The Power of Public Opinion

This is an excerpt from Ayatollah Khomeini’s book Velayat-e Faqeeh (Governance of the Jurist).

Enjoining the good and forbidding the evil has been made a duty primarily for the sake of accomplishing these high aims. We have restricted it, however, to a narrow category of affairs where harm is suffered chiefly by the individual who is guilty of a sin by deed or by omission. We have the idea firmly in our heads that the instances of evil we are called upon to combat (munkarāt) are only the things we encounter or hear about in everyday life. For example, if someone plays music while we are riding on the bus, or the owner of a coffee house does something wrong, or someone eats in the middle of the bazaar during Ramadān, we regard all these things as instances of evil we must denounce. Meanwhile, we remain totally oblivious to far greater evils. Those who are destroying the welfare of Islam and trampling on the rights of the weak – it is they whom we must force to desist from evil.

If a collective protest were made against the oppressors who commit an improper act or crime, if several thousand telegrams were sent to them from all the Islamic countries telling them to desist, to relinquish their errors, they certainly would desist. If every time a step were taken or a speech given against the interests of Islam and the welfare of the people, those responsible were condemned throughout the country, in every single village and hamlet, they would be obliged to retreat. Could they possibly do otherwise? Never! I know them; I know what kind of people they are. They are very cowardly and would retreat very quickly. But if they see that we are more gutless than they are, they will give themselves airs and do whatever they want.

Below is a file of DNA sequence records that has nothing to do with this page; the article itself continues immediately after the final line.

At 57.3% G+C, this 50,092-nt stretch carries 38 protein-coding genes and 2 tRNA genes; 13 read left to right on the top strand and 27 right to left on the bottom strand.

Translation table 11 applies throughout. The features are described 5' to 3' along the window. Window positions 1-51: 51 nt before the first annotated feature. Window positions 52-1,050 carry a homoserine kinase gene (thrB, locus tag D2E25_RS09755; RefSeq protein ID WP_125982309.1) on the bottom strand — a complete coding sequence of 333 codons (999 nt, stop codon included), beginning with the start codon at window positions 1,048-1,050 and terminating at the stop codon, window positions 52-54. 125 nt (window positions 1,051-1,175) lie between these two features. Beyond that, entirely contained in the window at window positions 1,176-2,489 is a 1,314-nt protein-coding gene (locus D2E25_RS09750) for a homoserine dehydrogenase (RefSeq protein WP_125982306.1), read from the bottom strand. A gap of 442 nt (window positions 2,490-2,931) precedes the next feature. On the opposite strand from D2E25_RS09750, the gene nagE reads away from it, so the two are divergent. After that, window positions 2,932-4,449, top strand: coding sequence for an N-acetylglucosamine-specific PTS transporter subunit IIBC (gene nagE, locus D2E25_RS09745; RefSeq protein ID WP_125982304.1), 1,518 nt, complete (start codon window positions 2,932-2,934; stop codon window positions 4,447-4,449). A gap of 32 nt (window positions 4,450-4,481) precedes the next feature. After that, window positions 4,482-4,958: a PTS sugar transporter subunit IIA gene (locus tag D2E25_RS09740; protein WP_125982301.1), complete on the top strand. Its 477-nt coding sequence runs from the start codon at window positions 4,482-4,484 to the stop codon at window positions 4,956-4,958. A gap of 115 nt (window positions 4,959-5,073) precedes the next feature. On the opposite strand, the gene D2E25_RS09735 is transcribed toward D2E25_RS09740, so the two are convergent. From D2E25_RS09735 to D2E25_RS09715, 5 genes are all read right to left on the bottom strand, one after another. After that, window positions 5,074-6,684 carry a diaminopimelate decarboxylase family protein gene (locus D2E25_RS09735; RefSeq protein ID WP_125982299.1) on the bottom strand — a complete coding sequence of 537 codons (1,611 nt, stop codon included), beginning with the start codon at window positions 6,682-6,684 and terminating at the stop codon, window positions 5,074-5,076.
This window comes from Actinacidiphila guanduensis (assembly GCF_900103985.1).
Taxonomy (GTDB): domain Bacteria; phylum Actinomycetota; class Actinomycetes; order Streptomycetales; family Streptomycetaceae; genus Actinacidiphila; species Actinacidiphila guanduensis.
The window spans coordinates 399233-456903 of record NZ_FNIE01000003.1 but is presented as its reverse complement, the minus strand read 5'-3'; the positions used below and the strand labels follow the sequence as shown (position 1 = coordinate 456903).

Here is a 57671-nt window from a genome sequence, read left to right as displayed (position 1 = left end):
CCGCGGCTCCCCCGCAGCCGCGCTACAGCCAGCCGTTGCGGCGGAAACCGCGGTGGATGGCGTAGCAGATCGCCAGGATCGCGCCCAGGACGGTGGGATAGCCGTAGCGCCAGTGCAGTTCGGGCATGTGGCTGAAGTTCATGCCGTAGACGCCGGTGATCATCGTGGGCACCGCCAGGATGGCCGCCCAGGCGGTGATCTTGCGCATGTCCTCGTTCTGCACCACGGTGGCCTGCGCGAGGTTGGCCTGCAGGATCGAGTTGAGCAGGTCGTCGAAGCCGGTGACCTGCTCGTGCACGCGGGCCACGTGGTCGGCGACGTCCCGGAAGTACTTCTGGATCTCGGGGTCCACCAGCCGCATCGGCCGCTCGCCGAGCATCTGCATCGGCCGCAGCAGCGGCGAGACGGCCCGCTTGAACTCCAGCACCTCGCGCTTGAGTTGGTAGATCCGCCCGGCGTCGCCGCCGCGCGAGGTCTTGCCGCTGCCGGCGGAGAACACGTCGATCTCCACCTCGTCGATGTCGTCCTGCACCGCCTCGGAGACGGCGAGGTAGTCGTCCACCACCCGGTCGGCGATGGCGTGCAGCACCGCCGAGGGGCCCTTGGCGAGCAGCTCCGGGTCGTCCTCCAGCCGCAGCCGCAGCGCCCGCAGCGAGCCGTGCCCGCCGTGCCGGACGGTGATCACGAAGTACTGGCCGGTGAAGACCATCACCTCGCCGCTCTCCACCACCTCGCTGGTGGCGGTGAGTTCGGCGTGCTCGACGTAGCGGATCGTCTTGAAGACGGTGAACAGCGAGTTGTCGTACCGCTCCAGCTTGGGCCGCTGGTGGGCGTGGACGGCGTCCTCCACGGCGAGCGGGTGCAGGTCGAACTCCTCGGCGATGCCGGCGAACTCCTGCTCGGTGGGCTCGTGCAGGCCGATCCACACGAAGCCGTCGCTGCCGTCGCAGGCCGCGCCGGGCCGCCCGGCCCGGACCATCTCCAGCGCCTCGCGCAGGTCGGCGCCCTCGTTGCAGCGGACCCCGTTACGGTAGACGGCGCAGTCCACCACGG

When the ‘ulamā of Qum met and banded together on one occasion, and the provinces supported them by sending delegations and delivering speeches to show their solidarity, the regime retreated and cancelled the measures we were objecting to.[1] Afterwards, they were able to cool our enthusiasm and weaken us; they divided us up and invented a separate “religious duty” for each of us.[2] As a result of the differing opinions that appeared among us, they grew bold again, and now they do whatever they want with the Muslims and this Islamic country of ours.[3]


[1] A reference to the agitation against the new laws on the election of local councils promulgated by the Shāh’s regime on October 6, 1962. These laws no longer specified that candidates were to be Muslim, and they were seen as a prelude to increased participation in public life by the Bahā’is and eventual abolition of the Constitution of 1906. After a prolonged campaign against the laws, in which Imām Khomeini took a prominent part, they were annulled by the government on November 28, 1962.

[2] This law was reinstated the following year in what became known as the White Revolution.

[3] Imam Khomeini, ‘Governance of the Jurist,’ translation of Velayat-e-Faqeeh, Iran Chamber Society,  p.72

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